Shipping, as it is well known, is a people’s business. Beyond the seafarers who sail the high seas, much of the work that goes behind the smooth functioning of ships, ports and supply chains are actually shore-based.
That was what Darius Chua realised, after deciding to take a degree in Maritime Studies.
33-year old Darius Chua is an Assistant Technical Superintendent at integrated maritime services company Bernhard Schulte Shipmanagement.
Photo credit: Darius Chua
The 33-year-old had earlier graduated from Republic Polytechnic with a Diploma in Aerospace Avionics. But instead of heading up to the skies, he decided to dive into the maritime studies at the Nanyang Technological University instead, attracted by the small cohort – and he has not looked back since.
Mr Chua now works in Bernhard Schulte Shipmanagement (BSM) as Assistant Technical Superintendent, where he is responsible for checking the safety and compliance of the company’s vessels.
A vessel runs like a factory; a crew is required to operate large machines like generators and propellers. The job is not an easy one, especially since it requires him to pick up many technical skills.
“A lot of the technical skills I require on the job actually weren’t taught in university. We only did a lot of theory studies, so I had to learn from observing whenever I was on the ship and adapt accordingly,” he said.
Mr Chua has been with BSM for close to seven years, including a year at the firm’s Germany office. To ensure vessels are safe for transportation and compliant with regulations, he manages and looks over reports on the health of ships, sometimes taking trips out to sea. He also makes sure that they comply with international regulations, as well as the Safety of Life at Sea (SOLAS) Convention and Maritime Labour Convention (MLC) rules.
The work is fulfilling. “There’s a lot of things going on behind-the-scenes, not just the surface level,” he said, noting that much of Singapore’s success as the world’s No.1 bunkering port is built on the efforts of those working tirelessly in the office to ensure all vessels are ready for transport and in good condition to ferry shipment containers.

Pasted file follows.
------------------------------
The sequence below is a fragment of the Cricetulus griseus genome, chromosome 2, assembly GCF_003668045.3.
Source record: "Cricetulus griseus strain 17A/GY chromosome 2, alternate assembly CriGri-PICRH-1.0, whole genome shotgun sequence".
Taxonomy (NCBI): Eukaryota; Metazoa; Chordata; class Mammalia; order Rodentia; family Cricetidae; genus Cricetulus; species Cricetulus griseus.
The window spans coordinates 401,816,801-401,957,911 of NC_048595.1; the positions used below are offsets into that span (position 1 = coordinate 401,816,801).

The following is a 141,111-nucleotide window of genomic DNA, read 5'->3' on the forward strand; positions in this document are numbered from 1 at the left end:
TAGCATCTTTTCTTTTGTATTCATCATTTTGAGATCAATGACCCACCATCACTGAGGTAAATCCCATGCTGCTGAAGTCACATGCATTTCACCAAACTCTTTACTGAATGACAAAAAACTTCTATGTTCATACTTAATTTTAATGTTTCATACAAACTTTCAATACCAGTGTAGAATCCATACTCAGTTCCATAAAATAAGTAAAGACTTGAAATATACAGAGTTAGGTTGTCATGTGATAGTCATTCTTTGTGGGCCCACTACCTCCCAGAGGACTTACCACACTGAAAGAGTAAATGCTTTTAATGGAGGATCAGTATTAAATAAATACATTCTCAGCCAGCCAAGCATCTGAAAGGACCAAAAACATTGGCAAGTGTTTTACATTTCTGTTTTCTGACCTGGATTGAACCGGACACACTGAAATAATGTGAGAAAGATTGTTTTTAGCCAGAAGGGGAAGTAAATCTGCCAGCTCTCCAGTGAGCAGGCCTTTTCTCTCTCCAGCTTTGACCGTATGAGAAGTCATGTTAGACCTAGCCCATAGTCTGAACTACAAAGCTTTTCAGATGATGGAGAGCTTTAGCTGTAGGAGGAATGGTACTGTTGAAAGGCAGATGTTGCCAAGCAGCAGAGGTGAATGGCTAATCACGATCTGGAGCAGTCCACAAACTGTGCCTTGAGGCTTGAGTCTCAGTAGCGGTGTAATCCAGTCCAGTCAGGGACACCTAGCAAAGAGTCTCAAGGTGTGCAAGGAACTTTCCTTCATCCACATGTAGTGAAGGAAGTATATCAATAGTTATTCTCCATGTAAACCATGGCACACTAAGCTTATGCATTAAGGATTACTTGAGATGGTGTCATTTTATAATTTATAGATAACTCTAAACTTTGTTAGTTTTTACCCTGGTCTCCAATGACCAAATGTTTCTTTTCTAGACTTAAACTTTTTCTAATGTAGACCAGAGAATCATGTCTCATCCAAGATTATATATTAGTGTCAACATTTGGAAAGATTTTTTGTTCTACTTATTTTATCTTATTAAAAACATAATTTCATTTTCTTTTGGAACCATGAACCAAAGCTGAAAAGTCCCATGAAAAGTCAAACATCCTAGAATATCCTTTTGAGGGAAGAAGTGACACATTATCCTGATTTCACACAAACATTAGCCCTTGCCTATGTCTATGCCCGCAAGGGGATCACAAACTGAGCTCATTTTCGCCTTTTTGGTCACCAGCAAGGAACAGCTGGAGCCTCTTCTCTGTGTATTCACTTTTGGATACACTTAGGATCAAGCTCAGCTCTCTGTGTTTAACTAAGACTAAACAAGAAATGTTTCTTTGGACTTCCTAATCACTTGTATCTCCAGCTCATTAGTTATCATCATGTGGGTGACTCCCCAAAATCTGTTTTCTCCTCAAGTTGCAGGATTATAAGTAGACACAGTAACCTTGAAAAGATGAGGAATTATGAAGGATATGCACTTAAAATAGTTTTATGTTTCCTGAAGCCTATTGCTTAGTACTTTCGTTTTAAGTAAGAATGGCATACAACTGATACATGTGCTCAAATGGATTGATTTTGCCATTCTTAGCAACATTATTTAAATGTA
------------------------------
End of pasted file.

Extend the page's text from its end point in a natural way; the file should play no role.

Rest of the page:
Riding the wave
Whether it is working in the office or onboard ships, one thing is clear: the maritime industry is exciting, said Mr Chua.
He hopes that by showing young men and women that a career in maritime can be fulfilling, rewarding and exciting all at once, more young people would consider joining the industry.
The sea of opportunity continues to open up as the industry embraces digitalisation and decarbonisation – twin engines driving innovation and change. Demand for talent and skills are changing as well.
As it grows the sea transport sector, Singapore aims to create some 1,000 “good” positions
for Singaporeans in both traditional roles and emerging ones, such as software engineers and supply chain managers, between 2020 and 2025.
“While the COVID-19 pandemic has resulted in uncertainties and significant impact to businesses and individuals, it has also accentuated the need for companies and workers to retool and reskill their capabilities to meet the transmuting global shipping industry,” said Caroline Yang, President of the Singapore Shipping Association (SSA) and Chief Executive Officer of Hong Lam Marine.
She was speaking at the launch of the SGUnited Jobs and Skills Initiative for the maritime industry
, where the Maritime and Port Authority of Singapore (MPA) partnered SSA and other stakeholders to provide 1,000 traineeships, company attachments and training opportunities for Singaporeans and permanent residents.
Doing so, she added, will help both the country and maritime community “better equip ourselves to seize new opportunities when the economy upswings”.
In the same vein, Joshua Lee, Regional Human Resources Director of Hapag-Lloyd Asia, believes that the ability to keep learning and then add value in an age of modularity will be one of the most sought-after skills.
Joshua Lee, Regional Human Resources Director, Hapag-Lloyd Asia
“We need to build curiosity, openness to learn, a constant desire to value add in order to remain nimble and competitive, nudging employees to constantly unlearn and relearn becomes an imperative that we need to now pursue with more rigor. Going back to ‘school’ on a regular basis will become the norm.”
Caroline Yang and Joshua Lee are speaking at the Maritime Manpower Forum on Day 5 of the Singapore Maritime Week this year, where leaders will share their perspectives on manpower strategies and talent development initiatives.
Register for your Talent@SMW half-day pass to join the conversation: https://avolio.swapcard.com/SMW/2022/